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 Did the British go to fight the Zulu's or just to collect their cattle.

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John

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PostSubject: Did the British go to fight the Zulu's or just to collect their cattle.   Sat Jun 25, 2011 9:43 pm

I have been browsing the forum for most of the day. One thing that stands out is the fact that the British never failed to capture Cattle. In nearly every account written by the officers they all mention how many cattle and been taken from the Zulus. I know the money was split between the men, but it seems cattle was more important that the war. I was going to post some of the accounts, but there's no point as they all mention cattle.
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kwajimu1879

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PostSubject: Re: Did the British go to fight the Zulu's or just to collect their cattle.   Sat Jun 25, 2011 10:47 pm

Cattle were the very life blood of the Zulu. They provided food; weapons & a man's wealth.

Deprive a nation of its source of food and wealth and you have conquered nation.

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Chard1879

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PostSubject: Re: Did the British go to fight the Zulu's or just to collect their cattle.   Sat Jun 25, 2011 11:31 pm

But was the British doing it for that reason. Or was it the money. I have read accounts where money has been mentioned,and officers moaning because they didn't get a good price. Woods risked his life and those of his men at Holbane to capture cattle. The British could have shot the cattle it would have had the same effect as taking them but without so many risks.
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littlehand

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PostSubject: Re: Did the British go to fight the Zulu's or just to collect their cattle.   Sun Jun 26, 2011 12:08 am

"Cattle have a very important role in Zulu culture. They represent money, status and power. A man without cattle is not only poor in wealth, but poor in spirit. Like a family heirloom passed down from generation to generation, cattle connect the Zulu to his land and his heritage. If a man does not have cattle, he cannot make a sacrifice to honor his ancestors or to ask them to help him improve his fortunes. Cattle also play a central role in love and marriage. Like a dowry in Western culture, Zulus are required to give at least 11 head of cattle as the lobola to the father of his bride. Without cattle, a man not is allowed to marry his true love. Another sign that cattle are at the heart of Zulu culture is that they are kept in the center of the settlement protected by two walls and the huts of the entire community.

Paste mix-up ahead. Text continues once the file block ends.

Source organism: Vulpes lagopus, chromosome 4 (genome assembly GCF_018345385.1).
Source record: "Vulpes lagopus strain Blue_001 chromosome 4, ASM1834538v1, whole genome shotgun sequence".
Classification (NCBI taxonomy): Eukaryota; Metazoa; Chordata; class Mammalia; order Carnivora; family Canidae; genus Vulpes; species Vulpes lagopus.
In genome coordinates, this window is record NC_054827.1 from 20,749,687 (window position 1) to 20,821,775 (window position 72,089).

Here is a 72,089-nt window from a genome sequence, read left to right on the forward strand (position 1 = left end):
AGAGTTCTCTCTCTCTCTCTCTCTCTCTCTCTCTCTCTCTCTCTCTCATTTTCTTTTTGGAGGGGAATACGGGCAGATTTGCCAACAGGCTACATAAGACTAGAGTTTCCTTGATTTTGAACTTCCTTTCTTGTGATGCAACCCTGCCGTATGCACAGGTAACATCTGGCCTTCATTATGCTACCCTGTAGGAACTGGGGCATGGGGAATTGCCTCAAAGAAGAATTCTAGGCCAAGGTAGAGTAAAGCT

Increase the size of the herd gains a man great honor and respect. Many men leave their home villages to go to cities to earn money, so they can increase the size of their herd. To go away from his village, family and herd is difficult decision for a young man. You see, a Zulu will know each cow and bull in his herd like a good friend: its size, its colors, its horns, and its personality. When the young man goes away, he leaves a trusted younger boy to look after his herd. This is not a chore; it is an important responsibility for the young boy. And, if he does his duty well, he will be well regarded.

Cattle are a prized possession for the Zulu people."
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Al Amos

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PostSubject: Re: Did the British go to fight the Zulu's or just to collect their cattle.   Sun Jun 26, 2011 12:27 am

"The British could have shot the cattle it would have had the same effect as taking them but without so many risks. "

Yes, but cattle do have value to the British as well. They can feed the army, or be sold, etc. I would've attempted to take them alive, too.
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